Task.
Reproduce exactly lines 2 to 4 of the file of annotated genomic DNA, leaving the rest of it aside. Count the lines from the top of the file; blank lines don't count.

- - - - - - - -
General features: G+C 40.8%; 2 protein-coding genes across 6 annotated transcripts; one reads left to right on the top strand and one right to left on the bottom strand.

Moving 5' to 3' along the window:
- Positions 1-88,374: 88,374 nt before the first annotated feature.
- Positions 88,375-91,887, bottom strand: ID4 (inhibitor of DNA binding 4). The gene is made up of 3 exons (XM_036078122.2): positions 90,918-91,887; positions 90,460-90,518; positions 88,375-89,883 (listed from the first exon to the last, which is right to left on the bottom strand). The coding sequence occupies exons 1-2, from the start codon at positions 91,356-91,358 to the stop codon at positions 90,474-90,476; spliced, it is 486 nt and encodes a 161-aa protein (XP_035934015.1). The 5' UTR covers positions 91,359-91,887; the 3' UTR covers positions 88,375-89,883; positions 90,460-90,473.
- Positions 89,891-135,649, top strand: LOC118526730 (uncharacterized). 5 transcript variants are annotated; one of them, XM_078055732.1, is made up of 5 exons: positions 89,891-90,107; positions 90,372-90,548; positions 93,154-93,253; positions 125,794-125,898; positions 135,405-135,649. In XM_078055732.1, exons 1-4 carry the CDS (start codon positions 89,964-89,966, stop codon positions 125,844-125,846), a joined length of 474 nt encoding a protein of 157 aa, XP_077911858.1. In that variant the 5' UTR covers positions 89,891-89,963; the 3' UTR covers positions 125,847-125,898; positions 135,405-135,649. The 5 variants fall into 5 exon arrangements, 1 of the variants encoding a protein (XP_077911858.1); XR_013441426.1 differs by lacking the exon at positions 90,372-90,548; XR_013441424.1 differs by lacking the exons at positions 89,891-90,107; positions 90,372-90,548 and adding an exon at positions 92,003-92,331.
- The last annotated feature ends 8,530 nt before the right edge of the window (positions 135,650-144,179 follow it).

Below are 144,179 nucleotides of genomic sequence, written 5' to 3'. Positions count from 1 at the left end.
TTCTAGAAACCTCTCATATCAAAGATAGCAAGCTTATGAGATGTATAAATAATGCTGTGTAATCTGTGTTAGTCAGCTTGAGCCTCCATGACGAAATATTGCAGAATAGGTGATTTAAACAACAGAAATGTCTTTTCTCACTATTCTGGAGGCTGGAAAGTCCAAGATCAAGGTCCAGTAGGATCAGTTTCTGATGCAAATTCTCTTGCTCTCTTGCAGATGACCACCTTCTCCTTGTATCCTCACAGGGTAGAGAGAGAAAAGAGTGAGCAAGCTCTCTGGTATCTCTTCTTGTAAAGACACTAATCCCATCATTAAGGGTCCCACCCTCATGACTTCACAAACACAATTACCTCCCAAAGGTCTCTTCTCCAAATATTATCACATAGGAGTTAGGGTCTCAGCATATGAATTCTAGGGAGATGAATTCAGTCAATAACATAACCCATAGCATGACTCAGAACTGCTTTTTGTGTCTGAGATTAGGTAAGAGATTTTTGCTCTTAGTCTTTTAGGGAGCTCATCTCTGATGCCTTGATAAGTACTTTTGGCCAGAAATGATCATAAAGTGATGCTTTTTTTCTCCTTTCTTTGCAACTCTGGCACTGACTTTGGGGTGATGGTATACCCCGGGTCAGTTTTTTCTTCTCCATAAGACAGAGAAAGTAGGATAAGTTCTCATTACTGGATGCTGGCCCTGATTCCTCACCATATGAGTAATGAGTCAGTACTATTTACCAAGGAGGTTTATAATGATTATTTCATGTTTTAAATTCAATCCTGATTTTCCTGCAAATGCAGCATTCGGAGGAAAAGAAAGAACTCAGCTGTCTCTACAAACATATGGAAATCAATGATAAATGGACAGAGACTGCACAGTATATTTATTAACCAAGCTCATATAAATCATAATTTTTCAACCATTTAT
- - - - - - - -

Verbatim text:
Moving 5' to 3' along the window:
- Positions 1-88,374: 88,374 nt before the first annotated feature.
- Positions 88,375-91,887, bottom strand: ID4 (inhibitor of DNA binding 4). The gene is made up of 3 exons (XM_036078122.2): positions 90,918-91,887; positions 90,460-90,518; positions 88,375-89,883 (listed from the first exon to the last, which is right to left on the bottom strand). The coding sequence occupies exons 1-2, from the start codon at positions 91,356-91,358 to the stop codon at positions 90,474-90,476; spliced, it is 486 nt and encodes a 161-aa protein (XP_035934015.1). The 5' UTR covers positions 91,359-91,887; the 3' UTR covers positions 88,375-89,883; positions 90,460-90,473.